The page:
I have a new Tamoxifen side-effect to add to my long list: T-rage.
T-rage joins an unpleasant cast of characters that feature starring roles in my daily existence. These characters take turns on center stage and compete for screen time. They jostle and nudge each other in their attempts to take over for real.
Who are these characters? The cast list is long, so bear with me. I’ll save the newest, T-rage, for last. These characters are all sponsored by my frenemy Tamoxifen. It’s my frenemy because it’s alternatively saves my life while also making me miserable. That life it is busy saving is increasingly becoming one not worth living.
Anxiety: because once you’ve faced down cancer, you need heightened worry and fretting, right?
Bone pain: an ache so constant it only changes with the inexplicable flares that come along. Pain so acute I swear I can see my bones under my skin, because the pain illuminates them. I’d say I’m like a skeleton, except I’m not because of the extra weight that literally weighs me down, thanks to my frenemy Tamoxifen. If only I were a joyful, dancing skeleton.
Joint pain: while I don’t envision the joints beneath my skin the way I do my bones, they hurt. A lot. Most of the time. And I don’t even want to think about Tamoxifen’s contribution to my bad knee.
Hot flashes: because living in Houston–land of eternal summer and omnipresent humidity–isn’t enough to keep one drenched in sweat.
Sweat, sweat, and more sweat. Like the clown car at the circus, the sweat just keeps coming.
Dry skin: Why can’t all that sweat moisturize?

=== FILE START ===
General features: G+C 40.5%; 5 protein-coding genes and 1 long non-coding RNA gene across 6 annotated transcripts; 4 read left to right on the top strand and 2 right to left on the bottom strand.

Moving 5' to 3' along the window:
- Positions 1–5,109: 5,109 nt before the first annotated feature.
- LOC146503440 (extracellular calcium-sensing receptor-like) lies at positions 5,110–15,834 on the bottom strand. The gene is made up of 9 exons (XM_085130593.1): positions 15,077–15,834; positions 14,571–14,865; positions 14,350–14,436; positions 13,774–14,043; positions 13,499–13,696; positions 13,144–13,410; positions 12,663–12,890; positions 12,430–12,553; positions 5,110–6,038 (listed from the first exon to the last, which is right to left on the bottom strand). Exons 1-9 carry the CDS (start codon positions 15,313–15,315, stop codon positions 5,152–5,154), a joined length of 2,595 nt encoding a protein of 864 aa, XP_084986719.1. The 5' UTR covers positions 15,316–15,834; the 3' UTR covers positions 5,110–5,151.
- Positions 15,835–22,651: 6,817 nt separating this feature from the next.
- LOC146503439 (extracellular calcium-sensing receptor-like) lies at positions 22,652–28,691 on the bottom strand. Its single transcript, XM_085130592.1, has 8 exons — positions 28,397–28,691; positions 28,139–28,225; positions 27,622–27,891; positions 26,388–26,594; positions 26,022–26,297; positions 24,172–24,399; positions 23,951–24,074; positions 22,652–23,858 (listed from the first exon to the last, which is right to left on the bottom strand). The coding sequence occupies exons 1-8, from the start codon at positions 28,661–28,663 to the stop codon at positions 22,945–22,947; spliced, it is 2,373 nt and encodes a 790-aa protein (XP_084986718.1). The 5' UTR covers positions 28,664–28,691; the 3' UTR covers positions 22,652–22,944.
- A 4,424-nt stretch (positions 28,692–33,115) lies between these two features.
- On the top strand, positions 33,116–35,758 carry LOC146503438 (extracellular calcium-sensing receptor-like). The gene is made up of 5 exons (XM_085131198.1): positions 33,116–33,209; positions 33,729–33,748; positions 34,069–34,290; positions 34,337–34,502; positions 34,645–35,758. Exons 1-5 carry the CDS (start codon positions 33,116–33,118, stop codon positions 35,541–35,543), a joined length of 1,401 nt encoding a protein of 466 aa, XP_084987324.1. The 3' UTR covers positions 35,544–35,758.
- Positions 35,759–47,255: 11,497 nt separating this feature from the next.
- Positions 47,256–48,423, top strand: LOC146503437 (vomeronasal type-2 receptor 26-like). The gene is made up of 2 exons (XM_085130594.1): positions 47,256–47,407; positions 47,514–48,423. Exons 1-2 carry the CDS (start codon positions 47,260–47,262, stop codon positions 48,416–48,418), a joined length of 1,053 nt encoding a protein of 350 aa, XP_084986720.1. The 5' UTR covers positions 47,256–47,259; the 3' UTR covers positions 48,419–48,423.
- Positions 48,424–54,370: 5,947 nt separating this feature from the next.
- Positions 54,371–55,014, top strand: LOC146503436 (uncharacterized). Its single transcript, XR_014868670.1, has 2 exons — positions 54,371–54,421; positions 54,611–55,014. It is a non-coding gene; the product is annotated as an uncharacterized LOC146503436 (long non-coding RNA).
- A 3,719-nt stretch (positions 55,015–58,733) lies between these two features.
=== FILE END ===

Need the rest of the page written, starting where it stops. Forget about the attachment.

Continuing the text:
Brown spots on my face: I’m aging at a quick clip. Not pretty on a banana, not pretty on me.
Thinning hair: To go along with the dry skin and brown spots. Pretty. Real pretty.
Peach fuzz: there’s hair where I don’t want it while that on my head is withering. By then end of my proposed 10-year course of this damn drug, I’ll have a full beard and a bald head.
Mental fogginess: huh? What was I going to say?
Sleeplessness: because the previous characters don’t wreak enough havoc, now there’s no escaping them.
Fatigue. Crushing fatigue. As in, each of my limbs feels as if it weighs 50 pounds. As in, it’s a Herculean effort to get off the couch. As in, I’m not rested after a full night’s sleep. As in, this bites.
Irritability. Major irritability. Sometimes I can barely stand myself. It is ugly.
And, introducing irritability’s next-of-kin: T-rage.
You’re heard of ‘roid rage and road rage, and now T-rage. It’s similar to the other rages, in which something — in this case, Tamoxifen — causes a major-league reaction to a minor provocation. The sight of a Toyota Camry ahead of me in traffic (I hate Camrys). The guy conducting a shouting match on his cell phone in the middle of the grocery store (does anyone want to hear him squabbling with the unfortunate soul on the other end of that conversation?). The lady in the grocery store who leaves her cart in the middle of the aisle then gives me a go-to-hell look when I say “excuse me.” The asshat in the middle of the parking lot waiting for the person loading their groceries to pull out rather than picking another space. There are a hundred parking spots, but he’s gotta have that one. It’s a wonder I got out of the store without someone filing assault charges.
The T-rage sends me into certifiable-crazy mode in an instant. It’s not enough to just get around the Camry in traffic; I want to ram it. I’m not satisfied with shooting the cell-phone combatant a dirty look; I want to yank the phone out of his hand and shove it so far up an orifice he’d need it surgically removed. I’m not at all content to say “excuse me” to the inconsiderate grocery shopper in a shitty tone; I want to push her down and run over her repeatedly with her ill-placed cart. I don’t want to just shake my head at the fool holding up traffic in the parking lot while he waits for that close spot; I want to hurl my gallon of organic milk through his windshield.